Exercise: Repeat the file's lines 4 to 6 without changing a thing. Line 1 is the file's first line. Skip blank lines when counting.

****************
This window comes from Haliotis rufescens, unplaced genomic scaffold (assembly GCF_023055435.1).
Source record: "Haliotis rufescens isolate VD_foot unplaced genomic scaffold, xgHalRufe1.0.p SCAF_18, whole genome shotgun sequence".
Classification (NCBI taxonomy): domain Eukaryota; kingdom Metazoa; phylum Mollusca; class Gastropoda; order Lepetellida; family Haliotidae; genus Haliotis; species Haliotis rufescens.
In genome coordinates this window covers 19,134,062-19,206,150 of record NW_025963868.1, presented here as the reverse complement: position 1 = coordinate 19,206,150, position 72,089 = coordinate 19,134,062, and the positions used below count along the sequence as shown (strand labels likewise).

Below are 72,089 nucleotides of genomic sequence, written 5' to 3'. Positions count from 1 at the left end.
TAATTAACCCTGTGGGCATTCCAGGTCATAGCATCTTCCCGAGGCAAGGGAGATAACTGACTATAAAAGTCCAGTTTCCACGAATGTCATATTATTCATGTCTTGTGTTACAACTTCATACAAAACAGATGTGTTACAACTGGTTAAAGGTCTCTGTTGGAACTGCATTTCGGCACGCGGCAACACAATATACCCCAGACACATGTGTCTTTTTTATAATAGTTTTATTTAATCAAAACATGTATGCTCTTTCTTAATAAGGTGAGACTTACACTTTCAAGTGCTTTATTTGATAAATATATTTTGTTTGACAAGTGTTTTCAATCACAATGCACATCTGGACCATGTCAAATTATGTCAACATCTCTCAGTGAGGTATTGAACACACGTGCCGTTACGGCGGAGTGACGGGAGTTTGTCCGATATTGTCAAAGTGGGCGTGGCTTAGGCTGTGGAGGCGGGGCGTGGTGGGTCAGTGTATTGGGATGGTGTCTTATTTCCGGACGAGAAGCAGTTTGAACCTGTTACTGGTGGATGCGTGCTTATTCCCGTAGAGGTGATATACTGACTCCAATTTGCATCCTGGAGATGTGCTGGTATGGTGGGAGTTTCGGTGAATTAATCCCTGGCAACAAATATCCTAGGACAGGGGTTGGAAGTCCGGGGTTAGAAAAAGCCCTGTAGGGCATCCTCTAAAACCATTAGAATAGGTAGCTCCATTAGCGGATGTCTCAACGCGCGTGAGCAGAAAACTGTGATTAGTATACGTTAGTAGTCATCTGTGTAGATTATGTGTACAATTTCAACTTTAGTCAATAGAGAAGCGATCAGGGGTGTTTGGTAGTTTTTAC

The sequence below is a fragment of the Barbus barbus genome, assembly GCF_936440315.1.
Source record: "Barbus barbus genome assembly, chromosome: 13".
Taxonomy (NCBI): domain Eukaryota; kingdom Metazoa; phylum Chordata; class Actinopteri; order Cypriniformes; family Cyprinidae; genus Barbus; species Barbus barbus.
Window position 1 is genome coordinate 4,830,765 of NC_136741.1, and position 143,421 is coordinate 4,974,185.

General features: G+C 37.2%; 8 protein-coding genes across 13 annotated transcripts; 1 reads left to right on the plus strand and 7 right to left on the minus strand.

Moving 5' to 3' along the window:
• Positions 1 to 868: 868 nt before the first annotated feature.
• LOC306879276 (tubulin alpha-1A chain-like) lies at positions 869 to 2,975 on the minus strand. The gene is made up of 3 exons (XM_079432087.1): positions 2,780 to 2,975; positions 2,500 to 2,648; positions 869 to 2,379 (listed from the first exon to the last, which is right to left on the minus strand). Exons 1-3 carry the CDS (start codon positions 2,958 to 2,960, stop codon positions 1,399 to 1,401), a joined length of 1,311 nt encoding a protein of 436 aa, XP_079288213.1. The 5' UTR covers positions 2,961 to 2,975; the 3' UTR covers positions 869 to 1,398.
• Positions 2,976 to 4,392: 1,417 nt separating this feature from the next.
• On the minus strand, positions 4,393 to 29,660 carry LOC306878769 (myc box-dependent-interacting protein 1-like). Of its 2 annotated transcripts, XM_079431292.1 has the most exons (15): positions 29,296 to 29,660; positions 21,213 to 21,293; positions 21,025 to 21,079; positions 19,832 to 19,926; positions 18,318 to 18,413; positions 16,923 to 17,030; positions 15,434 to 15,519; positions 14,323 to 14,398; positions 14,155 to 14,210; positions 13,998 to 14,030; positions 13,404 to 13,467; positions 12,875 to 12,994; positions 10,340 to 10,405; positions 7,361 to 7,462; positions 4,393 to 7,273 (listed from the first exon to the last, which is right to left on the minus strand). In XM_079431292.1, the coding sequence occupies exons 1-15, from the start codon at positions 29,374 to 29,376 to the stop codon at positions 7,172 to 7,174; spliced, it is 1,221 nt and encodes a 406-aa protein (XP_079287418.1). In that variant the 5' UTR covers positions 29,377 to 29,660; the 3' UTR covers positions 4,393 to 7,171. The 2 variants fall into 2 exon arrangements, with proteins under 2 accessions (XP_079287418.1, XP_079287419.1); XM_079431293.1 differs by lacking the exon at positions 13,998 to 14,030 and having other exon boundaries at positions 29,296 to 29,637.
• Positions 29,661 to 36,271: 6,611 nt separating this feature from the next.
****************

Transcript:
In genome coordinates this window covers 19,134,062-19,206,150 of record NW_025963868.1, presented here as the reverse complement: position 1 = coordinate 19,206,150, position 72,089 = coordinate 19,134,062, and the positions used below count along the sequence as shown (strand labels likewise).

Below are 72,089 nucleotides of genomic sequence, written 5' to 3'. Positions count from 1 at the left end.
TAATTAACCCTGTGGGCATTCCAGGTCATAGCATCTTCCCGAGGCAAGGGAGATAACTGACTATAAAAGTCCAGTTTCCACGAATGTCATATTATTCATGTCTTGTGTTACAACTTCATACAAAACAGATGTGTTACAACTGGTTAAAGGTCTCTGTTGGAACTGCATTTCGGCACGCGGCAACACAATATACCCCAGACACATGTGTCTTTTTTATAATAGTTTTATTTAATCAAAACATGTATGCTCTTTCTTAATAAGGTGAGACTTACACTTTCAAGTGCTTTATTTGATAAATATATTTTGTTTGACAAGTGTTTTCAATCACAATGCACATCTGGACCATGTCAAATTATGTCAACATCTCTCAGTGAGGTATTGAACACACGTGCCGTTACGGCGGAGTGACGGGAGTTTGTCCGATATTGTCAAAGTGGGCGTGGCTTAGGCTGTGGAGGCGGGGCGTGGTGGGTCAGTGTATTGGGATGGTGTCTTATTTCCGGACGAGAAGCAGTTTGAACCTGTTACTGGTGGATGCGTGCTTATTCCCGTAGAGGTGATATACTGACTCCAATTTGCATCCTGGAGATGTGCTGGTATGGTGGGAGTTTCGGTGAATTAATCCCTGGCAACAAATATCCTAGGACAGGGGTTGGAAGTCCGGGGTTAGAAAAAGCCCTGTAGGGCATCCTCTAAAACCATTAGAATAGGTAGCTCCATTAGCGGATGTCTCAACGCGCGTGAGCAGAAAACTGTGATTAGTATACGTTAGTAGTCATCTGTGTAGATTATGTGTACAATTTCAACTTTAGTCAATAGAGAAGCGATCAGGGGTGTTTGGTAGTTTTTAC